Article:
The Post’s Different Standards in Covering Political Rallies

The disparity between the coverage The Washington Post gave to Saturday’s “One Nation” rally and the Beck rally in August is unmistakable.  One need only click on the link of stories of each to see the difference.  Click on “Full coverage: Beck, Sharpton rallies” and the results are:

· Sharpton’s ‘Reclaim the Dream’ event brings thousands to honor MLK

· Apocalyptic views hinder constructive political debate

· Glenn Beck ‘Restoring Honor’ rally draws thousands (video)

· Al Sharpton’s ‘Reclaim the Dream’ march (video)

· The battles inside the GOP

· Beck, Palin tell thousands to ‘restore America’ (main story)

· The only thing being restored by Beck is prejudice

· Civil rights’ new ‘owner’: Glenn Beck

· Beck: America is turning ‘back to God’(video)

· Palin: ‘We must restore America’ (video)

· Sharpton: ‘The dream has not been achieved’ (video)

· King’s legacy debated before Beck march

· How to have a rally on the Mall

· Where will Glenn Beck rally money go?

· Today’s rallies (graphic)

· 1 rally, 3 channels and many paths

· Glenn Beck rally in context: Events on the Mall (photos)

· Sharpton: Beck, Palin distorting MLK’s dream (video)

· Preparations for Glenn Beck rally underway (video)

· Tea party guide to D.C.: Racist or overblown?

· Dr. Gridlock: See where the rallies are

· Beck sets religious tone for ‘Restoring Honor’ rally

For the “One Nation” rally:

· Tens of thousands attend progressive ‘One Nation Working Together’ rally in Washington (main story)

· One Nation on the National Mall (photos)

· On the Mall, a counter to conservatives (video)

· Marching for jobs (video)

· Q&A, Transcript: One Nation rally: Liberal groups gather Saturday in Washington

· Dr. Gridlock: Rally road closures

· Share your rally photos (reader provided)

· Share your political signs photos (reader provided)

· DC rally shows support for struggling Democrats (AP story)

The lead-up to the rallies offers a similar difference.

In the week before Beck’s “Restoring Honor” march, The Post published:

· Three op-eds and

· a 2,342-word story on how the march would be a “measure of tea party strength.” 

· On the day of the march, you published a 2,722-word story on the “meaning of the march.”

· Plus a 795-word story about TV coverage of the march.

· And a 1,331-word story on how to host a march on the Mall, giving further exposure to Mr. Beck’s march. 

The longer two stories were reported on page A4.

In the week before Saturday’s “One Nation” march, The Post published:

· one op-ed in the print edition,

· one 669-word story Thursday and

· a 500-word story on the day of the march (compared to Beck’s 2,722 word story). 

Bottom line:  more than 7,000 words for the conservative rally (not counting op-eds) and less than 1,200 for the progressive rally.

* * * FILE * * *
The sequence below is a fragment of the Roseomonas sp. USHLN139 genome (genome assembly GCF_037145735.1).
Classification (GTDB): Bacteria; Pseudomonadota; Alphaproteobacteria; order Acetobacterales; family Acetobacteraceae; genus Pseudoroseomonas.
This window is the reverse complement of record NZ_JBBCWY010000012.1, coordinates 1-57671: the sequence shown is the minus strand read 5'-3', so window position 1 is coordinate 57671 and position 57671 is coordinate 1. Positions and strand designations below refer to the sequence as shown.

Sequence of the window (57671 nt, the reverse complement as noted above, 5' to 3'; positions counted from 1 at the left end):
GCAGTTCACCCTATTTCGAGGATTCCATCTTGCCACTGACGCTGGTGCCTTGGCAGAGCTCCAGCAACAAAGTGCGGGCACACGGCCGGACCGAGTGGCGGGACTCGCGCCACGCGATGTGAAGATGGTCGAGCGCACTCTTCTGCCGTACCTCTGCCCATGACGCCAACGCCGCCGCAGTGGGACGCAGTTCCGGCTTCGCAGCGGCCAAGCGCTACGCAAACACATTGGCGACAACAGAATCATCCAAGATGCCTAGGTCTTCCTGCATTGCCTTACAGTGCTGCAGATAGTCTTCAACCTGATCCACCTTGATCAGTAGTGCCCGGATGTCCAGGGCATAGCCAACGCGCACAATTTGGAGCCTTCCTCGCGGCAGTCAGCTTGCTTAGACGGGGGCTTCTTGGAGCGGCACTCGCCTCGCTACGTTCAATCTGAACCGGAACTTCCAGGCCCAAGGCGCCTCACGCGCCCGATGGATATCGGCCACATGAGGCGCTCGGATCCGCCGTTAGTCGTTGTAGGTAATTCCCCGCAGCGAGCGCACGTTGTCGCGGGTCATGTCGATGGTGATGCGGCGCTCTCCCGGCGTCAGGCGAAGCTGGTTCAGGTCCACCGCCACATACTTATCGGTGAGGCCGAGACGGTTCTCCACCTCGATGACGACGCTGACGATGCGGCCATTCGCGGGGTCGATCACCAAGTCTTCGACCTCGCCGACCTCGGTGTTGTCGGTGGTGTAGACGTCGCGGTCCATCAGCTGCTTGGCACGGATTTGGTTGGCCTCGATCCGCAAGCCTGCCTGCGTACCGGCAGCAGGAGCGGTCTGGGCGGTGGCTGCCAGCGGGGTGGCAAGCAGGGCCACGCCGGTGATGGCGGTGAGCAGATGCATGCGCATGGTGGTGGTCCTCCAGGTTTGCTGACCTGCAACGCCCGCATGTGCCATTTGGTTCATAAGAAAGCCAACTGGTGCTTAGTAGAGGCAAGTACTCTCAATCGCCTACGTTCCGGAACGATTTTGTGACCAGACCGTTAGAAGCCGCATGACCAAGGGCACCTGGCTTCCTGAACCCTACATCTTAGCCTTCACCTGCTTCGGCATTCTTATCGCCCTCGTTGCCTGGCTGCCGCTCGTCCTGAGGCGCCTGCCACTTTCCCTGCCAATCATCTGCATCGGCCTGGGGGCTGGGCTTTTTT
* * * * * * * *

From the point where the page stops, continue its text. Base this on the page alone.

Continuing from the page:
(Meanwhile, on Saturday, The Post also had a 1,168-word story about how abused Tea Partiers are by their friends and neighbors.)

On the day after the Beck rally, Post coverage was much more expansive, including a main story that included contributions from nine Post reporters.  Apparently, three covered the One Nation rally.

This disparity in coverage is ongoing.  Back in April, The Post covered two conservative marches in Washington that totaled no more than 2,100 tea-party and gun rights protesters in Washington.  Coverage was by no less than four Post staffers, while a New York City march of about 7,500 progressive protesters garnered 300 words by one reporter.

In the Post ombudsman’s response to me at the time, he said the two rallies by conservatives received greater attention because they were local.

I believe the Mall is still in D.C.  and that’s still local.

No “meaning” of Saturday’s progressive march story or one on a “measure of progressive strength”?

I can remember the paucity of coverage to a 2002 march on Washington against the Iraq War.  Coverage was relegated to the Metro section of The Post.

My research tools are limited to The Post’s web site and Lexis-Nexis, so I may have missed some stories.  But there seems without doubt that The Post has a habit of allocating fewer resources and less coverage to marches by the left than it does by those on the right.  I would not subscribe the differences to the reporters.  Rather, it is editors who seem to have different standards of coverage.

Post Coverage of ‘One Nation’ March

On the day of the Glenn Beck rally August 28, The Post ran a 2700+-word story on its meaning, a nearly 800-word story on the media coverage of it, and another 1300+-word story on how to host a march on the Mall.

Today, that same newspaper has one dead tree story that’s about 500 words, although online that same story is 800 words with the most noticeable edit being mention of a last minute lawsuit by the event staging company that produced the Beck rally to stop this one over claims of misuse of the company’s proprietary information.  A judge threw out the suit.

By the way, the online version is the first I’ve seen this week that didn’t include a photo of the Beck rally!

Meanwhile, on the front page of the Style section, there’s a 1,128-word story on how Tea Partiers are abused and misunderstood by friends and neighbors.

Post Coverage of Progressive March Finally Makes the Paper

On Monday I wrote to the national desk of The Post wondering where was coverage of the One Nation progressive march scheduled for Saturday.  I also had an exchange of emails with staffer Dan Balz.  He argued that The Post had coverage in July, but that story was about the One Nation coalition forming, not about any march on Washington.

On Tuesday, a story about Saturday’s plans appeared online, posted about midday.  I expected the story to appear in the dead tree edition the next day.  It didn’t.  Instead, a similar version of that story appeared online again yesterday, with a new time tag.  But if you click on my original Monday link to the story, you get the new version, which deleted a paragraph I quoted in my Tuesday post about how this rally may compete with the Jon Stewart/Stephen Colbert rally scheduled for the end of October.

(This is not the first time The Post has posted a story and then reposted an edited version.  The first version is no longer available.)